Supreme Court Limits EPA’s Power To Regulate Greenhouse Gas Emissions From Power Plants

Case Name and Number: West Virginia v. Environmental Protection Agency, No. 20-1530

Introduction: Today, the Supreme Court held in a 6-3 decision that EPA lacks authority under the Clean Air Act to limit greenhouse gas emissions from power plants through “generation shifting,” i.e., increasing the use of cleaner energy sources like wind and solar and reducing the use of dirtier sources like coal.

Background: This case is the culmination of a long-running challenge to EPA’s authority to regulate carbon dioxide emissions from power plants under Section 7411(d) of the Clean Air Act, 42 U.S.C. § 7411(d).

Under the Obama administration, EPA issued the Clean Power Plan (CPP), which required meeting emissions-reduction targets through generation shifting. Numerous states and private parties sued EPA. The D.C. Circuit ultimately dismissed those cases when the Trump EPA reassessed its position.

Under the Trump administration, EPA repealed the CPP, concluding that the Clean Air Act does not authorize it to require emissions reductions in the aggregate. EPA also issued new emissions guidelines for coal plants. West Virginia, other states, and private parties sued EPA, arguing that it cannot regulate emissions from coal plants at all. The D.C. Circuit vacated both the CPP repeal and the coal guidelines, and remanded the rules to EPA.

In February 2021, at the Biden administration’s urging, the D.C. Circuit stayed its order vacating the CPP repeal while EPA drafts new rules regulating emissions from power plants. EPA has not yet completed the new rules, but indicated that it would not enforce the CPP while it did so. The Supreme Court granted certiorari to decide whether the Clean Air Act gives EPA authority to regulate power plant emissions through generation shifting.

Issue: Whether the EPA has authority under the Clean Air Act, specifically 42 U.S.C. § 7411(d), to regulate carbon dioxide emissions from power plants through generation shifting.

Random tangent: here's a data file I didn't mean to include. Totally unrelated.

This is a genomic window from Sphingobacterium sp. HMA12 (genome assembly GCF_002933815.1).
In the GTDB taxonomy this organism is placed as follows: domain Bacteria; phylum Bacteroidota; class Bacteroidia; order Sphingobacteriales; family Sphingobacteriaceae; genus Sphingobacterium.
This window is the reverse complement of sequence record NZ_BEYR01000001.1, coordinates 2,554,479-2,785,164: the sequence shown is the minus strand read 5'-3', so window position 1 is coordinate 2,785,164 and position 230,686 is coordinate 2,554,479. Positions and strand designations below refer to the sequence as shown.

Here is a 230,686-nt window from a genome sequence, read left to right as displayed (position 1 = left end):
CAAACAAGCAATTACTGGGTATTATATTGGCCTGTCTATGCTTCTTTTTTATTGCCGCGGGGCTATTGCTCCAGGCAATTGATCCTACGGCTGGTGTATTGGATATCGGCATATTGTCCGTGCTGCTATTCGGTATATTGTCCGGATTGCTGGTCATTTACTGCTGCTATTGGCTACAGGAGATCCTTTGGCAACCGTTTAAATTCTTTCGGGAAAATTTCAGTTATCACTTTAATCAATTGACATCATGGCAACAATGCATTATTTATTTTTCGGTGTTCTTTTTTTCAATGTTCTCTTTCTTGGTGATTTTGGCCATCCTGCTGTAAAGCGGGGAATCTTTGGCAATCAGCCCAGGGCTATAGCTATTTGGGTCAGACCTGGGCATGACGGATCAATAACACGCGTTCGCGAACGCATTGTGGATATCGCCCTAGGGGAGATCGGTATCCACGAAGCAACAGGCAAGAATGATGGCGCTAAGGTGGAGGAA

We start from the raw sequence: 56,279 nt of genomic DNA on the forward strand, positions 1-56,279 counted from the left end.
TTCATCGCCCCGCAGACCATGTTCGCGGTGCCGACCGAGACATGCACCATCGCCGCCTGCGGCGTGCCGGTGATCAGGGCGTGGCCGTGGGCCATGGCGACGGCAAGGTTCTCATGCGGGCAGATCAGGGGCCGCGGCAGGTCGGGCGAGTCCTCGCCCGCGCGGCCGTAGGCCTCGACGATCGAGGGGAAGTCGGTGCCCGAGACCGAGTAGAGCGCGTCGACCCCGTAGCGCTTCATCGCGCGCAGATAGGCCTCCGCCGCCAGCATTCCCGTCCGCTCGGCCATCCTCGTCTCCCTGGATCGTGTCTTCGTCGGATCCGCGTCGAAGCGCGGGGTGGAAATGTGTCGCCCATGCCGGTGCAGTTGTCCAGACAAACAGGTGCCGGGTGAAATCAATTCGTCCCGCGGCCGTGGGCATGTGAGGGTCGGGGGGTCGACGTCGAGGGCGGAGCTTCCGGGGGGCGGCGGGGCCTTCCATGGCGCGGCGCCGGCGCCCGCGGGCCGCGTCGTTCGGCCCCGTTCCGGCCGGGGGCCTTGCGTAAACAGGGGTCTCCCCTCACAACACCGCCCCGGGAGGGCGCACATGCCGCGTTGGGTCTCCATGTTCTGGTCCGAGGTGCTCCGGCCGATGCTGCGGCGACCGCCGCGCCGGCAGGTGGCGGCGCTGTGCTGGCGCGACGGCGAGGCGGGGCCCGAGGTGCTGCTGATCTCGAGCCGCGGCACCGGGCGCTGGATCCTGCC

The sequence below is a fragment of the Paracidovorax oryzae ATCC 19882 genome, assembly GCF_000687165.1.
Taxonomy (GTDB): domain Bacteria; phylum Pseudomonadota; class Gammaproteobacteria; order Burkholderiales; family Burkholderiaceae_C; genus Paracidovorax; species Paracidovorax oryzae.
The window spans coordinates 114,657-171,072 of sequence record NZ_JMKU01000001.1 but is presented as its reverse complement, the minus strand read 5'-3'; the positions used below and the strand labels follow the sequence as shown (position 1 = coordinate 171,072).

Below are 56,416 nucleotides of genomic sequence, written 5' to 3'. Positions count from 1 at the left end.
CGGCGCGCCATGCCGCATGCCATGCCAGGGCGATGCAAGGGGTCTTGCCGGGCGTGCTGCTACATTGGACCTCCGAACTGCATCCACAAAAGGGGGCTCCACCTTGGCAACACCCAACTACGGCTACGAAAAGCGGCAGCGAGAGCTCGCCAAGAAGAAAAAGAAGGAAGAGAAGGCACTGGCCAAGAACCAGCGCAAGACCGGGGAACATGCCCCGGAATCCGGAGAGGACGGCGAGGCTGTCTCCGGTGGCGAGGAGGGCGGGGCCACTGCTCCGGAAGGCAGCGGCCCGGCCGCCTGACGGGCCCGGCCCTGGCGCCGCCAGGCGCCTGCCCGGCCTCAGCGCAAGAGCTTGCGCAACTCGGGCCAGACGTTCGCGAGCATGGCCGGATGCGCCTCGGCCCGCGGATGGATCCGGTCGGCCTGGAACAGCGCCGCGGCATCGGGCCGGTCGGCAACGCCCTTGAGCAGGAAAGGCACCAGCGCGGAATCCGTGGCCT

Court’s Holding: In an opinion written by Chief Justice Roberts and joined by Justices Thomas, Alito, Gorsuch, Kavanaugh, and Barrett, the Supreme Court held that the Clean Air Act does not give the EPA authority to use generation shifting to cap greenhouse gas emissions. To resolve the case, the Court used the “major questions doctrine,” a principle mentioned in prior Supreme Court decisions but more formally recognized in today’s opinion.  The major questions doctrine is the idea that courts, in considering an agency’s authority to issue a regulation, must ask whether the agency is “asserting highly consequential power beyond what Congress could reasonably be understood to have granted.” The Court held that this case implicates the major questions doctrine because before developing the CPP, the EPA had not claimed that the Clean Air Act authorized it to require generation shifting, and its new view would effect a “fundamental revision” of the Act, changing it from a scheme for regulating individual sources of pollution, principally by requiring use of  technological methods, into one requiring system-wide shifts in the way energy is produced.

In reinforcing the major questions doctrine, the Court provides a powerful tool to businesses seeking to rebuff “extravagant” claims of regulatory authority that, although “plausible” based on statutory language, lack “clear congressional authorization.” That doctrine may prove important in, for example, next Term’s Sackett v. EPA case, which tests the scope of EPA’s authority under the Clean Water Act to regulate usually dry land and isolated wetlands as “waters of the United States.”

The Court also held that the case presented a live controversy because, as a result of the D.C. Circuit’s rulings, the CPP was at least theoretically in effect, though EPA had said it would not enforce it while it pursued a new rulemaking. Petitioners had standing, and the dispute was not moot, because EPA could seek to reimpose the generation shifting requirement in the future.

Justice Kagan authored a dissent, in which Justices Breyer and Sotomayor joined, stating that the EPA may require generation shifting because the Clean Air Act authorizes it to implement the “best system of emission reduction.” 42 U.S.C. § 7411(a)(1) (emphasis added). In the dissent’s view, the Court’s reliance on the major questions doctrine “replaces normal text-in-context statutory interpretation with some tougher-to-satisfy set of rules.”

Read the opinion here.